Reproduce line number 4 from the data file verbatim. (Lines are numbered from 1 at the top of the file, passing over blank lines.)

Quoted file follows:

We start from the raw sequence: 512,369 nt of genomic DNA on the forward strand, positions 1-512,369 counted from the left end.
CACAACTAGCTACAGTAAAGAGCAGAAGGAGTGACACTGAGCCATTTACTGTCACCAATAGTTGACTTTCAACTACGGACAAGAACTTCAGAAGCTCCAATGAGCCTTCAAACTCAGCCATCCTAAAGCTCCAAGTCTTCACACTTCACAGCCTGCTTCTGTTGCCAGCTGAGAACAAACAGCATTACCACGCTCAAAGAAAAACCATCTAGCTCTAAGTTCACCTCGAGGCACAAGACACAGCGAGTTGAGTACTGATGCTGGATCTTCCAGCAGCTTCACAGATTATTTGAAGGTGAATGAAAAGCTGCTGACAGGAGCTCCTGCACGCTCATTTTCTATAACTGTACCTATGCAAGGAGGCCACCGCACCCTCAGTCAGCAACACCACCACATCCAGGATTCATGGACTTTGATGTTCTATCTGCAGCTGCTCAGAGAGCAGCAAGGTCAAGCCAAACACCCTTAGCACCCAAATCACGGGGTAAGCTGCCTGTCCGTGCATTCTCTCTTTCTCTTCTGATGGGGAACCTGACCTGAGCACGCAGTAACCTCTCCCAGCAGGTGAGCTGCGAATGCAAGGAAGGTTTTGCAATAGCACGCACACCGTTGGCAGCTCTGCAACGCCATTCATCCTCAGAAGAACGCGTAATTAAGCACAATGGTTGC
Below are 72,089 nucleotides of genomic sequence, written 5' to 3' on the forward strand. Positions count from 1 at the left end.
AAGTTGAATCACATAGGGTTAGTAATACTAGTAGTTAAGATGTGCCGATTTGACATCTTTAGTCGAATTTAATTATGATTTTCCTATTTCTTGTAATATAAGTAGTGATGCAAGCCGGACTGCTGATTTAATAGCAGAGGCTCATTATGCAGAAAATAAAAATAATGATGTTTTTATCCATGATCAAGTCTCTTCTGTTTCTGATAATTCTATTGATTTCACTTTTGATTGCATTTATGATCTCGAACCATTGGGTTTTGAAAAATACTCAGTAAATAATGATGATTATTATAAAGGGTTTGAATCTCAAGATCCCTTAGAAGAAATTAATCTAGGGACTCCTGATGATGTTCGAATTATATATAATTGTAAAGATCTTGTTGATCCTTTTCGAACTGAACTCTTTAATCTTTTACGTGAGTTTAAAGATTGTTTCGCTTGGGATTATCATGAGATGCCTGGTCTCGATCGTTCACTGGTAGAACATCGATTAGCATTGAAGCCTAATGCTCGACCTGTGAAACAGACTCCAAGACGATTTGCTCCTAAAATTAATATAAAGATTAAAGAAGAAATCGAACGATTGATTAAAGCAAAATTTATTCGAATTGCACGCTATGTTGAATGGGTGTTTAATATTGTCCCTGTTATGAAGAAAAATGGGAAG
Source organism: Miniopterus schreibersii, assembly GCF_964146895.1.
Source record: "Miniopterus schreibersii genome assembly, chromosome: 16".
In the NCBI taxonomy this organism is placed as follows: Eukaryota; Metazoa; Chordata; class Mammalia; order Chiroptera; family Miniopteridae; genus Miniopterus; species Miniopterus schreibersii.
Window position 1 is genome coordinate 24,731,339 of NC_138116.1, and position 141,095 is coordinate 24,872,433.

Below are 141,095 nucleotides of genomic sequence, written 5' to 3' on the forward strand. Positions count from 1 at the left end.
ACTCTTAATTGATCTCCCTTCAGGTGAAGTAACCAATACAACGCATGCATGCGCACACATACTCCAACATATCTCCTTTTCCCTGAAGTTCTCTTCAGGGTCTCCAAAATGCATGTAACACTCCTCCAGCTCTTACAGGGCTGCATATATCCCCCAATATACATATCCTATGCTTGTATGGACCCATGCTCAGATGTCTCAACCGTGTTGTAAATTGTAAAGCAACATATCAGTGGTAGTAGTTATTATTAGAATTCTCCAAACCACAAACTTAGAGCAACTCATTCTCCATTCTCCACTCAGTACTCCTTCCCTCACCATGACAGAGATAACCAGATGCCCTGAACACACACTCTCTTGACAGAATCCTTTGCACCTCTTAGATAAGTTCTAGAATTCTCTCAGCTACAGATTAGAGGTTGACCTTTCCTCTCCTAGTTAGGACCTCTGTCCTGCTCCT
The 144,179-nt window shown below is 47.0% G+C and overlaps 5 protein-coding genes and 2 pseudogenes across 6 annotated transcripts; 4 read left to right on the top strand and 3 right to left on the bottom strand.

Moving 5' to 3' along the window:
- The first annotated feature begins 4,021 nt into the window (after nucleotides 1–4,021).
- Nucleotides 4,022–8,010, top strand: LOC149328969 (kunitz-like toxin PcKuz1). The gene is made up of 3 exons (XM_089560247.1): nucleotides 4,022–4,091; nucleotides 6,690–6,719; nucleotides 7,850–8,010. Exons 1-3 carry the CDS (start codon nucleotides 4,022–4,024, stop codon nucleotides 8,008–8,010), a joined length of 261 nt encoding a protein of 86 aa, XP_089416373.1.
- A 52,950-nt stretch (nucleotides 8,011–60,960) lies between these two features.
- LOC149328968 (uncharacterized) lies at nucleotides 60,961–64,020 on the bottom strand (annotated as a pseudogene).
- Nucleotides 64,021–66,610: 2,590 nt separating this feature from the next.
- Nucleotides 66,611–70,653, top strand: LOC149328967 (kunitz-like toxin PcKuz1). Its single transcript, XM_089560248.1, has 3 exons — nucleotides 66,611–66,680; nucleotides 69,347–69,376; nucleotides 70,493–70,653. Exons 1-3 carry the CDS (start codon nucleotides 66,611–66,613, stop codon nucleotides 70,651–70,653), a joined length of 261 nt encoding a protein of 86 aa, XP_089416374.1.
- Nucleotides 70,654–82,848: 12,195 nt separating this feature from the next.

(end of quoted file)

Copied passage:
AAGTTGAATCACATAGGGTTAGTAATACTAGTAGTTAAGATGTGCCGATTTGACATCTTTAGTCGAATTTAATTATGATTTTCCTATTTCTTGTAATATAAGTAGTGATGCAAGCCGGACTGCTGATTTAATAGCAGAGGCTCATTATGCAGAAAATAAAAATAATGATGTTTTTATCCATGATCAAGTCTCTTCTGTTTCTGATAATTCTATTGATTTCACTTTTGATTGCATTTATGATCTCGAACCATTGGGTTTTGAAAAATACTCAGTAAATAATGATGATTATTATAAAGGGTTTGAATCTCAAGATCCCTTAGAAGAAATTAATCTAGGGACTCCTGATGATGTTCGAATTATATATAATTGTAAAGATCTTGTTGATCCTTTTCGAACTGAACTCTTTAATCTTTTACGTGAGTTTAAAGATTGTTTCGCTTGGGATTATCATGAGATGCCTGGTCTCGATCGTTCACTGGTAGAACATCGATTAGCATTGAAGCCTAATGCTCGACCTGTGAAACAGACTCCAAGACGATTTGCTCCTAAAATTAATATAAAGATTAAAGAAGAAATCGAACGATTGATTAAAGCAAAATTTATTCGAATTGCACGCTATGTTGAATGGGTGTTTAATATTGTCCCTGTTATGAAGAAAAATGGGAAG